In light of increasingly favorable economic data, it may seem strange to ask what could go wrong. As recent years—and history going much further back—have shown many things could go wrong. Pandemics, natural disasters, and wars occur regularly. But are there imbalances or risks specifically embedded in the economy or financial system that could contain the seeds of a reversal?
Within the U.S. economy, there appear to be three main risks. First are the relatively lofty valuations of the main assets held by households (stocks and homes) relative to historical averages. This has helped to support robust consumer spending but is a source of downside risk going forward. Second are wage inflation rates, still significantly above pre-COVID rates and inconsistent with the Federal Reserve’s 2% target for price inflation. Related to the second consideration is the possibility that the Federal Reserve will not cut rates as much as currently anticipated by the markets. Those are the main internal economic risks in the near term.
There are longer-term risks having to do with a fiscal situation that is probably unsustainable and, of course, political risks, especially in an election year. Internationally, there are some geopolitical risks familiar to any reader of the headlines, as well as a deflating real estate bubble that is causing China’s economy to slow down.
Several stock market indexes closed at record highs on multiple occasions in January. Stock market analysts are projecting earnings growth of over 10% in 2024, more than twice the likely growth rate of nominal GDP. Such optimism could set the stage for disappointment later this year.
Disappointment on earnings growth could be accompanied by disappointment about the speed and magnitude of interest rate cuts by the Federal Reserve. During his press conference after the January 31 meeting of the Federal Open Market Committee (FOMC), Fed Chair Jerome Powell indicated that he wanted to see more evidence confirming the deceleration of inflation before cutting interest rates. His comments suggest that an easing of policy was unlikely at the next FOMC meeting on March 20. It now appears that the first rate cut will not come until the May 1 meeting or perhaps even later.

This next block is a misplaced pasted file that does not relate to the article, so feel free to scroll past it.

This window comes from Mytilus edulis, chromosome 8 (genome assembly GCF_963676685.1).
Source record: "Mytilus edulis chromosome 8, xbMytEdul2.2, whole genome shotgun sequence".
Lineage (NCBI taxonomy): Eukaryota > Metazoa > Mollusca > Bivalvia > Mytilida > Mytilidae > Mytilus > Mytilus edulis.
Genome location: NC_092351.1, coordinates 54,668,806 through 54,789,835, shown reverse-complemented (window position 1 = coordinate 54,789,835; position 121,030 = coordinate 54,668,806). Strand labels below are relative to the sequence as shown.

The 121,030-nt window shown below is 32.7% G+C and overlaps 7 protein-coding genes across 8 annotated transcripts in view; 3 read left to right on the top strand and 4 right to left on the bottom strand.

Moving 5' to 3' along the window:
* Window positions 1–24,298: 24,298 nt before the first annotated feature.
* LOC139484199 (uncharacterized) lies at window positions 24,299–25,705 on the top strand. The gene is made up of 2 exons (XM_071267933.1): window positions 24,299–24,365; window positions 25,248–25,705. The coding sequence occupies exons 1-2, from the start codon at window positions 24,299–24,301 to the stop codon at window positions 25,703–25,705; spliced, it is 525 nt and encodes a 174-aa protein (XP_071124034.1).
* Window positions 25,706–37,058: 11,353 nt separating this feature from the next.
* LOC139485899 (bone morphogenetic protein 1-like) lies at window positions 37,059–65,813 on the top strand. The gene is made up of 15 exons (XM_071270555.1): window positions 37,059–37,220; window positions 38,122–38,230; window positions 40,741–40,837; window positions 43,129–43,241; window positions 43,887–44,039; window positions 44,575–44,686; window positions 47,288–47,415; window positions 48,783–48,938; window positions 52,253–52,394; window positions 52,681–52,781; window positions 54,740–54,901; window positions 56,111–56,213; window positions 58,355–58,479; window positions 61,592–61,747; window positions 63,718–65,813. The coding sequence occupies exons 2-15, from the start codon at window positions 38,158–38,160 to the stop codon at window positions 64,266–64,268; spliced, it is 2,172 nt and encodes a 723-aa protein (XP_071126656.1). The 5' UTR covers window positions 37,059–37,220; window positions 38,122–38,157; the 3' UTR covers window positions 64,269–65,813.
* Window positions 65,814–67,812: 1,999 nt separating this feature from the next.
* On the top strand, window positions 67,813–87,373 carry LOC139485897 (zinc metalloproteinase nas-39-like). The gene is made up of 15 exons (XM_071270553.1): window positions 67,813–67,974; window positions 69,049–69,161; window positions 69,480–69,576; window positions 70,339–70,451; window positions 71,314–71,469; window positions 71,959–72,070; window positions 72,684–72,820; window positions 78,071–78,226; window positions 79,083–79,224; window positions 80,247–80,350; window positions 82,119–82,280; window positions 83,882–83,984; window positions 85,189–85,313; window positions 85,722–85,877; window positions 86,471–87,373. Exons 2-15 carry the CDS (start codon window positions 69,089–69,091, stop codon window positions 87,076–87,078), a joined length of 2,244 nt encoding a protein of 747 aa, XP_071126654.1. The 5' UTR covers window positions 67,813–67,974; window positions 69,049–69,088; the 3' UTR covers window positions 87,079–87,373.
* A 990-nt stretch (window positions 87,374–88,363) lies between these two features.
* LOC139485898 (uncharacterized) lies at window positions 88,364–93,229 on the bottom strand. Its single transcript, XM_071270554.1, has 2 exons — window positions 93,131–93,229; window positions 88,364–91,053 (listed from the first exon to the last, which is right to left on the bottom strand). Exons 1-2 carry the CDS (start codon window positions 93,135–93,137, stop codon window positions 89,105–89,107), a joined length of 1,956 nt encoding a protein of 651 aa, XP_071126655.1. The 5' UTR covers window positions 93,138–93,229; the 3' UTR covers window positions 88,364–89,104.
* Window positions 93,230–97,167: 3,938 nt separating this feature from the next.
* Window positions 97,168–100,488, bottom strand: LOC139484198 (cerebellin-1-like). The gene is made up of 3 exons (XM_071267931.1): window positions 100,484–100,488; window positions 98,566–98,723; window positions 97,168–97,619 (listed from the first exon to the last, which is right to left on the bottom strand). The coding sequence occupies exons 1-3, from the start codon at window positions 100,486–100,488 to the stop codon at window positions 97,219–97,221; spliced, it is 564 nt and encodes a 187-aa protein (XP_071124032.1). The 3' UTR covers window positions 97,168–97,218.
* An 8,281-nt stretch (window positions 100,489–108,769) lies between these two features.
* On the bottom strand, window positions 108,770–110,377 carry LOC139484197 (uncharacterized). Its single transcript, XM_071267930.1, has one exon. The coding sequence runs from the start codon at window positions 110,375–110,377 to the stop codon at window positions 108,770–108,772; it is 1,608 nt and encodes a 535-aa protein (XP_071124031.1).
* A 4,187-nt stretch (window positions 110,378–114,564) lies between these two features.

Powell’s caution is understandable. Although both price and wage inflation slowed substantially in 2023 it is unclear that inflation will return to the Fed’s 2% target anytime soon. The situation with respect to wage inflation can be seen in the table below.
The Employment Cost Index (ECI) for private sector workers and the average hourly earnings (AHE) for production and nonsupervisory workers are based on two different surveys. They sometimes diverge, but the broad trends (as the table below shows) are similar. Wage inflation accelerated significantly from 2019 to 2021. It has been slowing since. That is the good news. The somewhat concerning news is that it remains significantly above pre-COVID levels. If wage inflation stabilizes near current levels, it will be difficult for price inflation to move back to the Fed’s 2% target.
Under these circumstances, Powell and his colleagues are correct in wanting to see more evidence that inflation will continue to trend down. The most important such evidence would be an additional deceleration in labor costs during the first half of 2024.
The surge in equity prices that occurred during the last two months of 2023 and carried over into January appears to be partly based on some very optimistic and possibly inconsistent assumptions about earnings growth, inflation, and monetary policy. Of course, market optimism, or to use Alan Greenspan’s phrase from the 1990s, “irrational exuberance,” is nothing new. Moreover, it can continue for fairly long stretches of time. It is unlikely that the economy will fall off a cliff anytime soon. But it is worth noting that two of our recent recessions came as a result of the bursting of speculative bubbles—the bubble in technology stocks in the late 1990s and the bubble in house prices fed by the subprime mortgage boom in the following decade. Both were fed to a certain extent by easy monetary policy. Powell and his colleagues undoubtedly want to avoid contributing to a repetition of this pattern.